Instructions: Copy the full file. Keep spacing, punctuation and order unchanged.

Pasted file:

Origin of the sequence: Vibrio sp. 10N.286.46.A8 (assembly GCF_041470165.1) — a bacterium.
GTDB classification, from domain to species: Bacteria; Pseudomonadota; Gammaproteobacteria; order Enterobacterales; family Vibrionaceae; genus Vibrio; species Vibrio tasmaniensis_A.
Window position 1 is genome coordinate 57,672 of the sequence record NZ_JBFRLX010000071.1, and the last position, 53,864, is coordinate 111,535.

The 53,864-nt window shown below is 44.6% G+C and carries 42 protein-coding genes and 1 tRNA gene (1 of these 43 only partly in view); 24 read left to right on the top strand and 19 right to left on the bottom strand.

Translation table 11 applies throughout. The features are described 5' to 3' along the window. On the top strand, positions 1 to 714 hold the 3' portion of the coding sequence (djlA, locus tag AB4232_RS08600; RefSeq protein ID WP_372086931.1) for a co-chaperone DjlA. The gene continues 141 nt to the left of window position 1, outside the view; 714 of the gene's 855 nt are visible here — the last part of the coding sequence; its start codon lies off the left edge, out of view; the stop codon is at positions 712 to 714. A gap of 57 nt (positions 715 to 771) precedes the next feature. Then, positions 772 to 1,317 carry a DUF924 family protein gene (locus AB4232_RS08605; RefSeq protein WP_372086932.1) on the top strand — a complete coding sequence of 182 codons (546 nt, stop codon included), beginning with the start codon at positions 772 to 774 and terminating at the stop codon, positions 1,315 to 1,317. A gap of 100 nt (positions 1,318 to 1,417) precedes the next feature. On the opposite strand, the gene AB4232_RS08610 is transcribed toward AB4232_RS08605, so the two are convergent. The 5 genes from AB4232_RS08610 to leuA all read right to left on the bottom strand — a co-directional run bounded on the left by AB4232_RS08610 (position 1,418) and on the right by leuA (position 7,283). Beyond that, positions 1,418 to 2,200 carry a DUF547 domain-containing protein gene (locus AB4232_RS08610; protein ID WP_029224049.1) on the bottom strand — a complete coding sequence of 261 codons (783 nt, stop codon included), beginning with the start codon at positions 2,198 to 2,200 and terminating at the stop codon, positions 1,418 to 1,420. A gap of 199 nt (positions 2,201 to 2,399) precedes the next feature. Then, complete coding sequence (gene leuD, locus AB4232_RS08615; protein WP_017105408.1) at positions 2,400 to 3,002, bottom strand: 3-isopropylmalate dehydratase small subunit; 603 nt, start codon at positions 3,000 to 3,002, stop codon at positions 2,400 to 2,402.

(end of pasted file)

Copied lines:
Origin of the sequence: Vibrio sp. 10N.286.46.A8 (assembly GCF_041470165.1) — a bacterium.
GTDB classification, from domain to species: Bacteria; Pseudomonadota; Gammaproteobacteria; order Enterobacterales; family Vibrionaceae; genus Vibrio; species Vibrio tasmaniensis_A.
Window position 1 is genome coordinate 57,672 of the sequence record NZ_JBFRLX010000071.1, and the last position, 53,864, is coordinate 111,535.

The 53,864-nt window shown below is 44.6% G+C and carries 42 protein-coding genes and 1 tRNA gene (1 of these 43 only partly in view); 24 read left to right on the top strand and 19 right to left on the bottom strand.

Translation table 11 applies throughout. The features are described 5' to 3' along the window. On the top strand, positions 1 to 714 hold the 3' portion of the coding sequence (djlA, locus tag AB4232_RS08600; RefSeq protein ID WP_372086931.1) for a co-chaperone DjlA. The gene continues 141 nt to the left of window position 1, outside the view; 714 of the gene's 855 nt are visible here — the last part of the coding sequence; its start codon lies off the left edge, out of view; the stop codon is at positions 712 to 714. A gap of 57 nt (positions 715 to 771) precedes the next feature. Then, positions 772 to 1,317 carry a DUF924 family protein gene (locus AB4232_RS08605; RefSeq protein WP_372086932.1) on the top strand — a complete coding sequence of 182 codons (546 nt, stop codon included), beginning with the start codon at positions 772 to 774 and terminating at the stop codon, positions 1,315 to 1,317. A gap of 100 nt (positions 1,318 to 1,417) precedes the next feature. On the opposite strand, the gene AB4232_RS08610 is transcribed toward AB4232_RS08605, so the two are convergent. The 5 genes from AB4232_RS08610 to leuA all read right to left on the bottom strand — a co-directional run bounded on the left by AB4232_RS08610 (position 1,418) and on the right by leuA (position 7,283). Beyond that, positions 1,418 to 2,200 carry a DUF547 domain-containing protein gene (locus AB4232_RS08610; protein ID WP_029224049.1) on the bottom strand — a complete coding sequence of 261 codons (783 nt, stop codon included), beginning with the start codon at positions 2,198 to 2,200 and terminating at the stop codon, positions 1,418 to 1,420. A gap of 199 nt (positions 2,201 to 2,399) precedes the next feature. Then, complete coding sequence (gene leuD, locus AB4232_RS08615; protein WP_017105408.1) at positions 2,400 to 3,002, bottom strand: 3-isopropylmalate dehydratase small subunit; 603 nt, start codon at positions 3,000 to 3,002, stop codon at positions 2,400 to 2,402.